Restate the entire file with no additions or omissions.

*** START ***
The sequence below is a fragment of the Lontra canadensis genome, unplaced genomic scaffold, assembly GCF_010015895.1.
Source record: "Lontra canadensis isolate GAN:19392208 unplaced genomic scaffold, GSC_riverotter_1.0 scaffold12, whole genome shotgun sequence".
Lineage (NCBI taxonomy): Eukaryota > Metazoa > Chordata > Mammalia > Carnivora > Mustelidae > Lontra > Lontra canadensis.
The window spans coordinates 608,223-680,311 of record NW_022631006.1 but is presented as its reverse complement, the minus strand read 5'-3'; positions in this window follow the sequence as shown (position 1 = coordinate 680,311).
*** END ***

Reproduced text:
The sequence below is a fragment of the Lontra canadensis genome, unplaced genomic scaffold, assembly GCF_010015895.1.
Source record: "Lontra canadensis isolate GAN:19392208 unplaced genomic scaffold, GSC_riverotter_1.0 scaffold12, whole genome shotgun sequence".
Lineage (NCBI taxonomy): Eukaryota > Metazoa > Chordata > Mammalia > Carnivora > Mustelidae > Lontra > Lontra canadensis.
The window spans coordinates 608,223-680,311 of record NW_022631006.1 but is presented as its reverse complement, the minus strand read 5'-3'; positions in this window follow the sequence as shown (position 1 = coordinate 680,311).